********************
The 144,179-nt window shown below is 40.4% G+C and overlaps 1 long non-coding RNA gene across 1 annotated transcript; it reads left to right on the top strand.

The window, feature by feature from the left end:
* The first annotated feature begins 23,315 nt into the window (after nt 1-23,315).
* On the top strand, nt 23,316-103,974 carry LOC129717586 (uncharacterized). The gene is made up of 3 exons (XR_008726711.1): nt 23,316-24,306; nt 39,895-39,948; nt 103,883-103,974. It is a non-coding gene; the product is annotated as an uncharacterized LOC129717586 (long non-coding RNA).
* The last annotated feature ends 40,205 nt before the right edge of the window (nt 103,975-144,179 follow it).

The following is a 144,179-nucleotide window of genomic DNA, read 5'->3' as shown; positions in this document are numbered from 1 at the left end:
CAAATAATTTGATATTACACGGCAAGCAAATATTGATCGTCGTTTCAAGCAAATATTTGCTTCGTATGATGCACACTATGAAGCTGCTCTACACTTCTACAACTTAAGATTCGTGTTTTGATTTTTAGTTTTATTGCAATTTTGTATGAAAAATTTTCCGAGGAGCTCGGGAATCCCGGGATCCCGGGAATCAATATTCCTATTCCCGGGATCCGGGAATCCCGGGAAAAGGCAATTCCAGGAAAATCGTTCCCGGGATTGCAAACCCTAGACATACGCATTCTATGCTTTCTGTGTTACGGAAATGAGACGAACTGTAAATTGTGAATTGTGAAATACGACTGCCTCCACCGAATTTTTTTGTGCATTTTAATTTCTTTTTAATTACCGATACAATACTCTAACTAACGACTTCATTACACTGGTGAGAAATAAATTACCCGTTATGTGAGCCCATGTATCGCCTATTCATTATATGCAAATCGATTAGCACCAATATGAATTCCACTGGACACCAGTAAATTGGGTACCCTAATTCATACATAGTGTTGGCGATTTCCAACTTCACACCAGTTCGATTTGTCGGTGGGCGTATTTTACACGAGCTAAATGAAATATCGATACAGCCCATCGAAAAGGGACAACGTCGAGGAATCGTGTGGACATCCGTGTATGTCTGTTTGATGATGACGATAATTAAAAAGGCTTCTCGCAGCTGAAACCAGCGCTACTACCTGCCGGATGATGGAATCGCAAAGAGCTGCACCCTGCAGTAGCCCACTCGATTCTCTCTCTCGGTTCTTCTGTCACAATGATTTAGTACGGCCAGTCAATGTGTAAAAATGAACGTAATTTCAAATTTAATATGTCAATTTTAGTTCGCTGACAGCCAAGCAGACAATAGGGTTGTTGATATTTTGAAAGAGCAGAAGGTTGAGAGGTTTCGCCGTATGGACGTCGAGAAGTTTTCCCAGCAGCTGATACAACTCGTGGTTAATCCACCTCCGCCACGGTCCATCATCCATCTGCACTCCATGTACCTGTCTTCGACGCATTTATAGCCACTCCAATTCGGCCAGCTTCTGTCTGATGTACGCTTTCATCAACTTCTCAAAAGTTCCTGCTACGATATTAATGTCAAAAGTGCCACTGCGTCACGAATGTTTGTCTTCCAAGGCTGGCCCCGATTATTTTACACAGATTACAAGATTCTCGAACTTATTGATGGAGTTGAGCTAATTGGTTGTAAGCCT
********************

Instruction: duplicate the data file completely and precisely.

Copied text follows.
The 144,179-nt window shown below is 40.4% G+C and overlaps 1 long non-coding RNA gene across 1 annotated transcript; it reads left to right on the top strand.

The window, feature by feature from the left end:
* The first annotated feature begins 23,315 nt into the window (after nt 1-23,315).
* On the top strand, nt 23,316-103,974 carry LOC129717586 (uncharacterized). The gene is made up of 3 exons (XR_008726711.1): nt 23,316-24,306; nt 39,895-39,948; nt 103,883-103,974. It is a non-coding gene; the product is annotated as an uncharacterized LOC129717586 (long non-coding RNA).
* The last annotated feature ends 40,205 nt before the right edge of the window (nt 103,975-144,179 follow it).

The following is a 144,179-nucleotide window of genomic DNA, read 5'->3' as shown; positions in this document are numbered from 1 at the left end:
CAAATAATTTGATATTACACGGCAAGCAAATATTGATCGTCGTTTCAAGCAAATATTTGCTTCGTATGATGCACACTATGAAGCTGCTCTACACTTCTACAACTTAAGATTCGTGTTTTGATTTTTAGTTTTATTGCAATTTTGTATGAAAAATTTTCCGAGGAGCTCGGGAATCCCGGGATCCCGGGAATCAATATTCCTATTCCCGGGATCCGGGAATCCCGGGAAAAGGCAATTCCAGGAAAATCGTTCCCGGGATTGCAAACCCTAGACATACGCATTCTATGCTTTCTGTGTTACGGAAATGAGACGAACTGTAAATTGTGAATTGTGAAATACGACTGCCTCCACCGAATTTTTTTGTGCATTTTAATTTCTTTTTAATTACCGATACAATACTCTAACTAACGACTTCATTACACTGGTGAGAAATAAATTACCCGTTATGTGAGCCCATGTATCGCCTATTCATTATATGCAAATCGATTAGCACCAATATGAATTCCACTGGACACCAGTAAATTGGGTACCCTAATTCATACATAGTGTTGGCGATTTCCAACTTCACACCAGTTCGATTTGTCGGTGGGCGTATTTTACACGAGCTAAATGAAATATCGATACAGCCCATCGAAAAGGGACAACGTCGAGGAATCGTGTGGACATCCGTGTATGTCTGTTTGATGATGACGATAATTAAAAAGGCTTCTCGCAGCTGAAACCAGCGCTACTACCTGCCGGATGATGGAATCGCAAAGAGCTGCACCCTGCAGTAGCCCACTCGATTCTCTCTCTCGGTTCTTCTGTCACAATGATTTAGTACGGCCAGTCAATGTGTAAAAATGAACGTAATTTCAAATTTAATATGTCAATTTTAGTTCGCTGACAGCCAAGCAGACAATAGGGTTGTTGATATTTTGAAAGAGCAGAAGGTTGAGAGGTTTCGCCGTATGGACGTCGAGAAGTTTTCCCAGCAGCTGATACAACTCGTGGTTAATCCACCTCCGCCACGGTCCATCATCCATCTGCACTCCATGTACCTGTCTTCGACGCATTTATAGCCACTCCAATTCGGCCAGCTTCTGTCTGATGTACGCTTTCATCAACTTCTCAAAAGTTCCTGCTACGATATTAATGTCAAAAGTGCCACTGCGTCACGAATGTTTGTCTTCCAAGGCTGGCCCCGATTATTTTACACAGATTACAAGATTCTCGAACTTATTGATGGAGTTGAGCTAATTGGTTGTAAGCCT